Monday, January 19, 2004
I am reading G.K. Chesterton's The Everlasting Man, which my sister gave me a couple of years ago and has a fascinating section on caveman art.
It is useless to begin by saying that everything was slow and smooth and a mere matter of development and degree. For in the plain matter like the pictures there is in fact not a trace of any such development or degree. Monkeys did not begin pictures and men finish them; Pithecanthropus did not draw a reindeer badly and Homo Sapiens draw it well. The higher animals did not draw better and better portraits; the dog did not paint better in his best period than in his early bad manner as a jackal; the wild horse was not an Impressionist and the race horse a Post-Impressionist. All we can say of this notion of reproducing things in shadow or representative shape is that it exists nowhere in nature except in man; and that we cannot even talk about it without treating man as something separate from nature. In other words, every sane sort of history must begin with man as man, a thing standing absolute and alone.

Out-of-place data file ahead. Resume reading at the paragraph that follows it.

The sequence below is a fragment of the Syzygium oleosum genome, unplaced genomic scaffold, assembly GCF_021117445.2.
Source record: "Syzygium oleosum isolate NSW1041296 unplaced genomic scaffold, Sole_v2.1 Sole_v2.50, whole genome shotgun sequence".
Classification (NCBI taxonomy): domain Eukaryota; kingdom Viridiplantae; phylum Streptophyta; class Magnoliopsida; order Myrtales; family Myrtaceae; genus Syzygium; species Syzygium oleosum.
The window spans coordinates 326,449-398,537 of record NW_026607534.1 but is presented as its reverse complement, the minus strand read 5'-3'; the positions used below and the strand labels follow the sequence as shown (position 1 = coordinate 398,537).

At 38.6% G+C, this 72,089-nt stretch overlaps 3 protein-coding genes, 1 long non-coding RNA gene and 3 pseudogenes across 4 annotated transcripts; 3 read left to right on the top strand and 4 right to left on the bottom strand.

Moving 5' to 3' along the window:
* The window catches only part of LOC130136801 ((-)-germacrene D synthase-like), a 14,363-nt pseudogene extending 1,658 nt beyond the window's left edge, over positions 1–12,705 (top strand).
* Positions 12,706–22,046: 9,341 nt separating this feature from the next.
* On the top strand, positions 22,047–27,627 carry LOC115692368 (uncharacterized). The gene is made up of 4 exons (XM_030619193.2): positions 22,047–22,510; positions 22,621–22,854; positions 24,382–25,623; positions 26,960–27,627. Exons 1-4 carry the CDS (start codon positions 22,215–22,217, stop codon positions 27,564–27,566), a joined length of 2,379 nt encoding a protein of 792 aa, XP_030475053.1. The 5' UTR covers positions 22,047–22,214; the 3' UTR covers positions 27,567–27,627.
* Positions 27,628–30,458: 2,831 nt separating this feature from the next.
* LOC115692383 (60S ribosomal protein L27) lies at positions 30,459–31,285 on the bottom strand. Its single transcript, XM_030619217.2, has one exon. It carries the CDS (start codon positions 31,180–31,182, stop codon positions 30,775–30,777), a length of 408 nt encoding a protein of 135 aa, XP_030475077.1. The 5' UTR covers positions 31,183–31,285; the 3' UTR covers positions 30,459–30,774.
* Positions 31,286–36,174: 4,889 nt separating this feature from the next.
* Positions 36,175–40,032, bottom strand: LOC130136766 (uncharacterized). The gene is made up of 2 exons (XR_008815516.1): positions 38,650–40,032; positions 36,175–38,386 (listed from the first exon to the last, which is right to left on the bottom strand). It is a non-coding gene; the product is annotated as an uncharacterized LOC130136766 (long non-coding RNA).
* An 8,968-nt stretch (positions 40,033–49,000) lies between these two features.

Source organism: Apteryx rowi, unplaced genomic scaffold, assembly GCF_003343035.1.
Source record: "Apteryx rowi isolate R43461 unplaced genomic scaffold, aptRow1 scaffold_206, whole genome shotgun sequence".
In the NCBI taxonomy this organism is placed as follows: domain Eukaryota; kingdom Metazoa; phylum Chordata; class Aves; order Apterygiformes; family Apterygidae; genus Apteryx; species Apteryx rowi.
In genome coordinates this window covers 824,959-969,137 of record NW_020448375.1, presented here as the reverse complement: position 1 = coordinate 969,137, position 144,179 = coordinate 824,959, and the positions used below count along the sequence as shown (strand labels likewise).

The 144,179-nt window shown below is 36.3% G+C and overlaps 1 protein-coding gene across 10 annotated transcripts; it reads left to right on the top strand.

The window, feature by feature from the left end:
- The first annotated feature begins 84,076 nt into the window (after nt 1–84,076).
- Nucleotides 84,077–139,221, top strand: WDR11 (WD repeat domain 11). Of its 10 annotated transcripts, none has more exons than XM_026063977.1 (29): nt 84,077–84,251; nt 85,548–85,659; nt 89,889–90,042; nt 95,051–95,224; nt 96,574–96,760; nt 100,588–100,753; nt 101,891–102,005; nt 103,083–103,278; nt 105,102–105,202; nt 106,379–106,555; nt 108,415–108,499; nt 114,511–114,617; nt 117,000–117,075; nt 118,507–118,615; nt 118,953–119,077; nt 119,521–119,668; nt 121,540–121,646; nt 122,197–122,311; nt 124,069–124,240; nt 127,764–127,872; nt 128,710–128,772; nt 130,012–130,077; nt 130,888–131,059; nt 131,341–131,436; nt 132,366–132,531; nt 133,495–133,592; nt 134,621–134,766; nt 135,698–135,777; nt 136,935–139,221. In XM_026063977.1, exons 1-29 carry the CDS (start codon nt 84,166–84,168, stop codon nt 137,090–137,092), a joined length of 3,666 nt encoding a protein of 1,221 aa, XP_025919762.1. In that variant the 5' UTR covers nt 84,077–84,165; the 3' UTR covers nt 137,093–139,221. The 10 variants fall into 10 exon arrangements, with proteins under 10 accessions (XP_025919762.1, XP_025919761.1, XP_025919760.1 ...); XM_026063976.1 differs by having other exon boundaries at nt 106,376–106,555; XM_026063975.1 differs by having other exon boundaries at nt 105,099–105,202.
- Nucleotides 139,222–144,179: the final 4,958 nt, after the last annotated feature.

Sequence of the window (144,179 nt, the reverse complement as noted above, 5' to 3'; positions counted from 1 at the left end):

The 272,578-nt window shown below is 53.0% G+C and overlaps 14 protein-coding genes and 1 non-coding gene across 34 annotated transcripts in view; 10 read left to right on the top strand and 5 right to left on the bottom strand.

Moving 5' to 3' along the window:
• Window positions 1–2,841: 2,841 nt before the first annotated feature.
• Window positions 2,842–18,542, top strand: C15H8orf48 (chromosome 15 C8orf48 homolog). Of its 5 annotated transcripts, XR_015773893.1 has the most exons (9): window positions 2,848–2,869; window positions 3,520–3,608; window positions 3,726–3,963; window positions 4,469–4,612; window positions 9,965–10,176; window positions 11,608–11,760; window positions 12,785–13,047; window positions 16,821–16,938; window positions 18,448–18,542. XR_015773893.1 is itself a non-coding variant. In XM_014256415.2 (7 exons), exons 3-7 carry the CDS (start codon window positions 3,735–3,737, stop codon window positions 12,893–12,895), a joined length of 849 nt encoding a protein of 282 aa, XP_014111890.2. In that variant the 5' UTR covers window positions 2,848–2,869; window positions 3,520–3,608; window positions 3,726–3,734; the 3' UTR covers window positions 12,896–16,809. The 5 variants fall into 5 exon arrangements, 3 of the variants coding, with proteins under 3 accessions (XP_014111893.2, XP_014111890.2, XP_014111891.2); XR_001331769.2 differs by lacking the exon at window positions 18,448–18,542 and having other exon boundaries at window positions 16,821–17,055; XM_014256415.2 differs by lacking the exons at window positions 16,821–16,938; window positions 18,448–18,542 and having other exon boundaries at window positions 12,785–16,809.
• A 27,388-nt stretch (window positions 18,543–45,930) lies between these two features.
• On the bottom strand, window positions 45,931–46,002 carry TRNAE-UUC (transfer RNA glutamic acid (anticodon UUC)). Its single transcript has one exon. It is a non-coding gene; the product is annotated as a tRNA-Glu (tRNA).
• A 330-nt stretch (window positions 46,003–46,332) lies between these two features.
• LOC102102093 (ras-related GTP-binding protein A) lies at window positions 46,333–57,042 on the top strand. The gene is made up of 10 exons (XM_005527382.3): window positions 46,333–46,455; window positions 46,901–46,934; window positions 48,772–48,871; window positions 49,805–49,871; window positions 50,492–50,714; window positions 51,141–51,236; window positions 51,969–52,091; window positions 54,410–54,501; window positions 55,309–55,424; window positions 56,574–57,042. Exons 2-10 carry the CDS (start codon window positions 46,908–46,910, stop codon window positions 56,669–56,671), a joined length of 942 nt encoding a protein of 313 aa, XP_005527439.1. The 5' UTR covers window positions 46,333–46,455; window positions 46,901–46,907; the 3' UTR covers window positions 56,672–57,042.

That is such a clear, striking passage, perfectly innocuous and reasonable in its time, but one which now would be very close to controversial.